East Coast Firm Buys Malibu Village

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Malibu Village

The Malibu Village Shopping Center has a new owner, its fourth in the last seven years. 

Jamestown, an East Coast-based real estate and investment firm, purchased the Malibu Village for an undisclosed sum in a deal that was finalized Thursday with KRE Capital, company representatives confirmed. 

Before KRE Capital bought the commercial shopping center in 2011, it was owned by Pouya Abdi, who bought the 50,000-square-foot Village from Steve Soboroff in 2007. 

New owner Jamestown holds $7.3 billion dollars in real estate assets nationwide, with most of its properties on the East Coast, including several residential and commercial buildings in New York City, Washington, D.C. and Boston. Its other properties are located in Florida, Georgia, Tennessee, South Carolina, North Carolina. California is the only West Coast state where Jamestown owns other properties, specifically in Berkeley, San Luis Obispo and San Francisco. Jamestown also owns two properties nearby in Santa Monica. 

“This acquisition continues Jamestown’s commitment to investing in California, having recently purchased the Lantana office complex in Santa Monica, the famed Ghirardelli Square in San Francisco and a retail portfolio in downtown San Luis Obispo,” a statement issued by Jamestown said.

Jamestown, a privately traded company founded in 1983, declined to state how much it paid for the Malibu Village, though one local commercial Realtor said the current market has investors heavily interested in the Westside, specifically Malibu. 

“There are a lot of investment groups from all over the world looking for assets, from Downtown through the Westside, and they like retail and they like high-end retail. That includes Malibu, and that’s why a property gets a big sale of that high magnitude,” said local commercial leasing agent Tony Dorn. Dorn primarily works as an agent for the Trancas Country Market.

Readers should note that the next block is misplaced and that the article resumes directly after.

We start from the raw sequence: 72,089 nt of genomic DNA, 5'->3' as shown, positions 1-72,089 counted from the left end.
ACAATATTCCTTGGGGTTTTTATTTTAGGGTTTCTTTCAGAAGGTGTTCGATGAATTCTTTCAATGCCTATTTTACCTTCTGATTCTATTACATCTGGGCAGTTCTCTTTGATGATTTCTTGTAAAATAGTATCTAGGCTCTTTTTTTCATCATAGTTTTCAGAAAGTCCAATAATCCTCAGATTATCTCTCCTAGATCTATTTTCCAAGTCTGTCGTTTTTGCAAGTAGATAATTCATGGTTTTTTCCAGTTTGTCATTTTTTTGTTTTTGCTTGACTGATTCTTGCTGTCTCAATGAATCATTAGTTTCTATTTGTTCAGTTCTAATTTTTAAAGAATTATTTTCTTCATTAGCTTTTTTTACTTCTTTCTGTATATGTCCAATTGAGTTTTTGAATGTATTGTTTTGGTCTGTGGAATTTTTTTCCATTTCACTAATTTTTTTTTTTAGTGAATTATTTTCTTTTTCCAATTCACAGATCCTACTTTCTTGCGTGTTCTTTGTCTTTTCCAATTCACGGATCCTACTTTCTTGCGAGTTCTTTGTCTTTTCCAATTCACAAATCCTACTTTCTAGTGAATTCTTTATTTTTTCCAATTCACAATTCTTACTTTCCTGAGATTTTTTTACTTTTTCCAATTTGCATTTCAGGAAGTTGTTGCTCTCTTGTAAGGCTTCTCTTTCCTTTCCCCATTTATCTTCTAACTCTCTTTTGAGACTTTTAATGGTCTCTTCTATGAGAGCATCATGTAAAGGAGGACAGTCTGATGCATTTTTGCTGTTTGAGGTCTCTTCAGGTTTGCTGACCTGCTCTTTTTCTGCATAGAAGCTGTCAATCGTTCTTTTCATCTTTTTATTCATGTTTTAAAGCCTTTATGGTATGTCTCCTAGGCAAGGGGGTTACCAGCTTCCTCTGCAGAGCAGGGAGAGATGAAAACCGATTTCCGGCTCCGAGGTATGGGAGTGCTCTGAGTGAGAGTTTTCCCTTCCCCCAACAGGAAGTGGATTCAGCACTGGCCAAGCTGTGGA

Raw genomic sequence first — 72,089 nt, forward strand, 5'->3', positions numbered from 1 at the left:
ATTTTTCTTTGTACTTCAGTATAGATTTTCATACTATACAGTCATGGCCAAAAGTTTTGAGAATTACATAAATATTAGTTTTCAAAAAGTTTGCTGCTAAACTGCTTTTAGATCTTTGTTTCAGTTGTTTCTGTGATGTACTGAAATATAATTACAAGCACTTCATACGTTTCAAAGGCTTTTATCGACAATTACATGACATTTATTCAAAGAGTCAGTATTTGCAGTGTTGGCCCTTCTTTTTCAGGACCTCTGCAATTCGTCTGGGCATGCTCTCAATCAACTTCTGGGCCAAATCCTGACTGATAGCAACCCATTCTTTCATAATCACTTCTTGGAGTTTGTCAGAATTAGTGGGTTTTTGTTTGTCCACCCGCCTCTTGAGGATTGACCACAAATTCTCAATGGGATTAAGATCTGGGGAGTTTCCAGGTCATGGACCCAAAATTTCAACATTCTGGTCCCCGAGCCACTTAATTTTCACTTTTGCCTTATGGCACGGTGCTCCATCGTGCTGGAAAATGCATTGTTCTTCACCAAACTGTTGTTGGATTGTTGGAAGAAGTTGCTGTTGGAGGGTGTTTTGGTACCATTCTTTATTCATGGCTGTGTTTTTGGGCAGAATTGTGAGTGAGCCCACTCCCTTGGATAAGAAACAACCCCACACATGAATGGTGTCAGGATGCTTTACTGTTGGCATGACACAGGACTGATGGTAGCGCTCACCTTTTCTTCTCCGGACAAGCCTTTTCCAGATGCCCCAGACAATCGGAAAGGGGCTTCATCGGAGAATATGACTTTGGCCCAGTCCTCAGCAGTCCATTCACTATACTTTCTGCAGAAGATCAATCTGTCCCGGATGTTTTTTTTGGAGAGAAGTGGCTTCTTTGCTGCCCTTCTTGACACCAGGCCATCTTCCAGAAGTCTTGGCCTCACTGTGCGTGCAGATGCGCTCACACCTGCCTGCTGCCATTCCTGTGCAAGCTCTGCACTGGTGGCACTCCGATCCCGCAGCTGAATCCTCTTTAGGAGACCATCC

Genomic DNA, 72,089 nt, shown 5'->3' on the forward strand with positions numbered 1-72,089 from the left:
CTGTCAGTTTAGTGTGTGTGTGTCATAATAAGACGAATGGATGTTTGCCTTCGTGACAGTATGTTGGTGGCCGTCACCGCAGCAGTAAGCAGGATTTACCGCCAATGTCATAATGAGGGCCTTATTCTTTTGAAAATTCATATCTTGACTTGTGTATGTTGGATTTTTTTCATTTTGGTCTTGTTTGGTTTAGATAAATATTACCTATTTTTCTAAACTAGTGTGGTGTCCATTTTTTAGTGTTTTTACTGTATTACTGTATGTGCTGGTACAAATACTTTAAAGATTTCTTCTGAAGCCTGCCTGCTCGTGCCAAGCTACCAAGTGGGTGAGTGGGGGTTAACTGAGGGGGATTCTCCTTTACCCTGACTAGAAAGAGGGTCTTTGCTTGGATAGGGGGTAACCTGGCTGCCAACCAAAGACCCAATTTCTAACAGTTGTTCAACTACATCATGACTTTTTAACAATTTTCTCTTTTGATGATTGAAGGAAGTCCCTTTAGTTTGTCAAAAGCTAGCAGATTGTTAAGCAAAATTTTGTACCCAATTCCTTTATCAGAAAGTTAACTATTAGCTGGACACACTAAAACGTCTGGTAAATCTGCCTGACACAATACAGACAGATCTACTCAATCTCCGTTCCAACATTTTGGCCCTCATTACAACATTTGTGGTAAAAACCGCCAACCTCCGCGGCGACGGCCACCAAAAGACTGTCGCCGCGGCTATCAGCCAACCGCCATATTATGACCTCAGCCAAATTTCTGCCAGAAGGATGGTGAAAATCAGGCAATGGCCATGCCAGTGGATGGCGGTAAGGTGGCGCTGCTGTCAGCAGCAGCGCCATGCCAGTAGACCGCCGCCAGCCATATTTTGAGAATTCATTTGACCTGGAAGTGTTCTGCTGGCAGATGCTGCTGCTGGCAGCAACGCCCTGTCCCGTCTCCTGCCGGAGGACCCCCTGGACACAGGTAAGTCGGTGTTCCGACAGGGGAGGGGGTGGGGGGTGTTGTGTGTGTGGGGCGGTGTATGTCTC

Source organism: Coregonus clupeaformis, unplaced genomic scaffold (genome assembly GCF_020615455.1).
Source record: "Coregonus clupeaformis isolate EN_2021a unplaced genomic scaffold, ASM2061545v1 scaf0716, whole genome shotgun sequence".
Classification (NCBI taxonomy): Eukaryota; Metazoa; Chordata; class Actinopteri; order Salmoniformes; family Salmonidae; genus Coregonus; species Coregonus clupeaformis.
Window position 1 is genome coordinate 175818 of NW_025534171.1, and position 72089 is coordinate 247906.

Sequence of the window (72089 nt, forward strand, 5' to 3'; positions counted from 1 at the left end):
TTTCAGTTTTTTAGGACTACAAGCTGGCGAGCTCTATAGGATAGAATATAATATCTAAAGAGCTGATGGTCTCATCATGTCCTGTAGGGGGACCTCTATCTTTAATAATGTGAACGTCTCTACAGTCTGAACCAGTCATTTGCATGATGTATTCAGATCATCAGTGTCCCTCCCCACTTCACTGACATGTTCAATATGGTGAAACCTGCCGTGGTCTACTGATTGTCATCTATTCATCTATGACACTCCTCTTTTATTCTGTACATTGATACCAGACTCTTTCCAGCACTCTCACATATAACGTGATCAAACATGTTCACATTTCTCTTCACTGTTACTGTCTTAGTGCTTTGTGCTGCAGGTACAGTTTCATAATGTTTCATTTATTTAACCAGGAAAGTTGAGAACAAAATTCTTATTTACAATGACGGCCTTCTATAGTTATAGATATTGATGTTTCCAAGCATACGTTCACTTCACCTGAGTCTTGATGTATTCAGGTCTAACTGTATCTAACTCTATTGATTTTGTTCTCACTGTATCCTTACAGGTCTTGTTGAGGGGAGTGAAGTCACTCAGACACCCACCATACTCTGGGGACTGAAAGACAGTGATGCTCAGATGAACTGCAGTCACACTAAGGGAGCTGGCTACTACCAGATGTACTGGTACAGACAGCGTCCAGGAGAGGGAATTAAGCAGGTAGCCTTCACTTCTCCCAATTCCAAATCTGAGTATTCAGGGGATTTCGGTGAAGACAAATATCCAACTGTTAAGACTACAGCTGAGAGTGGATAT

The desire for “high-end” retail could clash with a voter initiative community members are trying to place on the local November ballot. Aiming to limit the number of recognizable brand-name stores often seen in the center of town, the “Your Malibu, Your Decision” Act would place a 30 percent limit on the number of chain stores permitted to operate in Malibu shopping centers. “Essential” services such as groceries, banks and medical offices are excluded, among others. In existing shopping centers, the 30 percent limit would apply to spaces under 1,400 square feet. 

Jamestown vowed to keep Malibu’s “closely knit” community feel in mind while running the center. 

“Our viewpoint is that local businesses are vital to a community, as are local-serving businesses,” Jamestown Chief Operating Officer Michael Phillips said. 

“We recognize the importance of Malibu’s closely knit beachfront community and we look forward to being good stewards in providing meaningful amenities and creating a vibrant gathering space for local residents,” he added. 

With their latest acquisition, Dorn implied that getting in on Malibu’s commercial market was a strategic move by Jamestown. 

“They certainly know what they’re buying, they’re buying in a market with very little square footage overall,” Dorn said. “The barrier to entry is very, very high.” 

The Malibu Village has been the subject of controversy in recent years, including the polarizing closure of longtime local restaurant Guido’s. The Malibu Village is home to Chipotle, Regal’s Twin Cinema, Marmalade Cafe, Wells Fargo Bank and Banana Republic, among several others. 

Jamestown is keeping Jay Luchs as its leasing agent for the Malibu Village. He also worked with prior owner KRE Capital. 

As far as any new businesses opening in the center or vacating the center, Phillips declined to comment. 

“Several leases were in the works before we closed on the property, but it is premature to make any announcements at this time. It’s almost a fully leased building and we are committed to making the center more organic — focusing on street retail and local amenities,” Phillips said.